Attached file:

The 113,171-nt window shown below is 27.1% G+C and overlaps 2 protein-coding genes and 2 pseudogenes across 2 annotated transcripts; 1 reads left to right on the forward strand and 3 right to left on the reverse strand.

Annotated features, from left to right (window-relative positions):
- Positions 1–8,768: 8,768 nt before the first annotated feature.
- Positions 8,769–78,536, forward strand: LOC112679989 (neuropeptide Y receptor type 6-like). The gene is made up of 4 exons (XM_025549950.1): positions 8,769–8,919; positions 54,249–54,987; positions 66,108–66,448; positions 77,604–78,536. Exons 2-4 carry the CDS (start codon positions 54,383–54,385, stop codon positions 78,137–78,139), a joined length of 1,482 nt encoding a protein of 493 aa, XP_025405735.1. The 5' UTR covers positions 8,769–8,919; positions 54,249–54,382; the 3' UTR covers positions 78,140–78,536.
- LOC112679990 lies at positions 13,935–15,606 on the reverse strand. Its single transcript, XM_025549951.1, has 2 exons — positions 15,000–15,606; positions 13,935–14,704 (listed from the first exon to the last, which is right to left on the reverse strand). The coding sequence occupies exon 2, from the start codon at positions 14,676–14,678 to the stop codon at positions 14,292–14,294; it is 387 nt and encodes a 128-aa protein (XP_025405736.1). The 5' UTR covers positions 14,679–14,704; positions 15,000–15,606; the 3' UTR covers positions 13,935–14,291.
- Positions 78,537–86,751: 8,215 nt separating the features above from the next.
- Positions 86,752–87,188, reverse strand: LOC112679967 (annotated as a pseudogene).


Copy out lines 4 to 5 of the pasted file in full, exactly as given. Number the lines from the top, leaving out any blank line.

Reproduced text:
- Positions 8,769–78,536, forward strand: LOC112679989 (neuropeptide Y receptor type 6-like). The gene is made up of 4 exons (XM_025549950.1): positions 8,769–8,919; positions 54,249–54,987; positions 66,108–66,448; positions 77,604–78,536. Exons 2-4 carry the CDS (start codon positions 54,383–54,385, stop codon positions 78,137–78,139), a joined length of 1,482 nt encoding a protein of 493 aa, XP_025405735.1. The 5' UTR covers positions 8,769–8,919; positions 54,249–54,382; the 3' UTR covers positions 78,140–78,536.
- LOC112679990 lies at positions 13,935–15,606 on the reverse strand. Its single transcript, XM_025549951.1, has 2 exons — positions 15,000–15,606; positions 13,935–14,704 (listed from the first exon to the last, which is right to left on the reverse strand). The coding sequence occupies exon 2, from the start codon at positions 14,676–14,678 to the stop codon at positions 14,292–14,294; it is 387 nt and encodes a 128-aa protein (XP_025405736.1). The 5' UTR covers positions 14,679–14,704; positions 15,000–15,606; the 3' UTR covers positions 13,935–14,291.